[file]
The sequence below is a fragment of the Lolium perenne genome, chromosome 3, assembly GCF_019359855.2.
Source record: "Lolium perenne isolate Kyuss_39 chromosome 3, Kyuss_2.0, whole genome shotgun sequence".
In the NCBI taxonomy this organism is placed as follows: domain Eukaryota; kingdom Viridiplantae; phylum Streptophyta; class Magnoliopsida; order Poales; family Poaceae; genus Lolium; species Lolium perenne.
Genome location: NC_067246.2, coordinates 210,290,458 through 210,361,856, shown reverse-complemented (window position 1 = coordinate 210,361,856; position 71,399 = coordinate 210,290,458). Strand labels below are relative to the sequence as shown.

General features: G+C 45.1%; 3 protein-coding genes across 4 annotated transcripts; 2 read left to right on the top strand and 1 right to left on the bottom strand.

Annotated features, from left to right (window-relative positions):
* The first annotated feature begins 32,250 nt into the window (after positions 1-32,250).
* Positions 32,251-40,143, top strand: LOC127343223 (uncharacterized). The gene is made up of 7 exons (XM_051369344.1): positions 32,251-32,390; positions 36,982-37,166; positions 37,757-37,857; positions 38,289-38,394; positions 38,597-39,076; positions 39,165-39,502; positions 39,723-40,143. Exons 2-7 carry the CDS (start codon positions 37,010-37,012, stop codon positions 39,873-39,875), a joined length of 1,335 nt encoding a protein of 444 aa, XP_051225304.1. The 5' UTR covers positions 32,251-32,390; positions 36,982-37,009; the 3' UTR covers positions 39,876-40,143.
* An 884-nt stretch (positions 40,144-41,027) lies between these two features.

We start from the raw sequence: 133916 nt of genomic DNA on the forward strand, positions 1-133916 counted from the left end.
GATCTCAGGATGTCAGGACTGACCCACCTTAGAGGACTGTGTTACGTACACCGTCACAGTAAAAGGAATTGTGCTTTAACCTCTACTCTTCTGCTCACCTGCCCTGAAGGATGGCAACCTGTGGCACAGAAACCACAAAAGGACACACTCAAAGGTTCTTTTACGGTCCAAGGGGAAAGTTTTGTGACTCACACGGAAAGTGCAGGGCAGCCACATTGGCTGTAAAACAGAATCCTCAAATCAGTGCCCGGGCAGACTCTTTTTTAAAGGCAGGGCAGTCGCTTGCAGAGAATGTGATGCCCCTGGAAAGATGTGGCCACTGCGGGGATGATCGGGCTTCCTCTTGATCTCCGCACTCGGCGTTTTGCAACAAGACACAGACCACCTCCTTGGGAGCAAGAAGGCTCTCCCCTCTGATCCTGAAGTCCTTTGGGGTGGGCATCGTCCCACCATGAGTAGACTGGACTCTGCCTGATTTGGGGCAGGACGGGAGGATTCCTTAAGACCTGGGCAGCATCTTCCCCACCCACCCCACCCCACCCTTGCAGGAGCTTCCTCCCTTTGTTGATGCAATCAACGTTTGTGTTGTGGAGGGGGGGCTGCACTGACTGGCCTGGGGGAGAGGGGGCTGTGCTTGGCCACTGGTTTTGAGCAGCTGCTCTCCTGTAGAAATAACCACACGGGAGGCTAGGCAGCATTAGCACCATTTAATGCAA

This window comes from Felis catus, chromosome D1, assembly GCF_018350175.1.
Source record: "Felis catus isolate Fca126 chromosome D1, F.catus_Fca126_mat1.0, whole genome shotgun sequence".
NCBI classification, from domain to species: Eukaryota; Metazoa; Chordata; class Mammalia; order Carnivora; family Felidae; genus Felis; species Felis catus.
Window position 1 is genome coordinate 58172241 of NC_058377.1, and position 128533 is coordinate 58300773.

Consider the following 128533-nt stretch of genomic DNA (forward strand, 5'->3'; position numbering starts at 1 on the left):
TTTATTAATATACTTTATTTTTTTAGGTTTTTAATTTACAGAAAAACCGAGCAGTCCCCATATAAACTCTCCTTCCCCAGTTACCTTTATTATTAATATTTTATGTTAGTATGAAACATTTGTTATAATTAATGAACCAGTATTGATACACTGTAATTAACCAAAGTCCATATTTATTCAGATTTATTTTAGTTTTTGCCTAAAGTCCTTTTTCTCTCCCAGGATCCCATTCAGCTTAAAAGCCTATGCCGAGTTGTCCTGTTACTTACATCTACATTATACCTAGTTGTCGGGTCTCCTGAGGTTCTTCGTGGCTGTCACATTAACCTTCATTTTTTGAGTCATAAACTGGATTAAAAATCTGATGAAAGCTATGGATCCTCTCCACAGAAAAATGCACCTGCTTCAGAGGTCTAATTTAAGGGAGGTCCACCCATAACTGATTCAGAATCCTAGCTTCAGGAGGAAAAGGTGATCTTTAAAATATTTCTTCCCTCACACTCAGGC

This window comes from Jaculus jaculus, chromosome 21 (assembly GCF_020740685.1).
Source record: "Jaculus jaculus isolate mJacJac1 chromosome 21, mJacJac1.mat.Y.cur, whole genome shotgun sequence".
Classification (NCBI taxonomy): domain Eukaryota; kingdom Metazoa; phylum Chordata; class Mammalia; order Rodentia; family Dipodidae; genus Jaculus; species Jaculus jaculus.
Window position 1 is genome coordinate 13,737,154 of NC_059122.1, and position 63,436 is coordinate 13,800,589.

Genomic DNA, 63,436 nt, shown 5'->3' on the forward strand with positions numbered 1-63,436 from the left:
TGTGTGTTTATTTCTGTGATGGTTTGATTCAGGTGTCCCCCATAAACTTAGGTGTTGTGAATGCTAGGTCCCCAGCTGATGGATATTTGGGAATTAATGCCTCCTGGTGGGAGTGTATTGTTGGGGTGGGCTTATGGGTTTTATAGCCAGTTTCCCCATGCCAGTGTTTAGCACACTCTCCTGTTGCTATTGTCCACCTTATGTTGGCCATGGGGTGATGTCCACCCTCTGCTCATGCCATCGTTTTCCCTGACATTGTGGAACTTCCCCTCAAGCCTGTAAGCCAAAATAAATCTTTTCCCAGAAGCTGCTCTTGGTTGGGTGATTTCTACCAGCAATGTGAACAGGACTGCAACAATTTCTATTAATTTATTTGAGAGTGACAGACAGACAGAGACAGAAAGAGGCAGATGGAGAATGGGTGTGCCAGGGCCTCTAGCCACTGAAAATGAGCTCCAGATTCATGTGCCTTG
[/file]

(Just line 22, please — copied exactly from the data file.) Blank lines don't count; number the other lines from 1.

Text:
Genomic DNA, 63,436 nt, shown 5'->3' on the forward strand with positions numbered 1-63,436 from the left: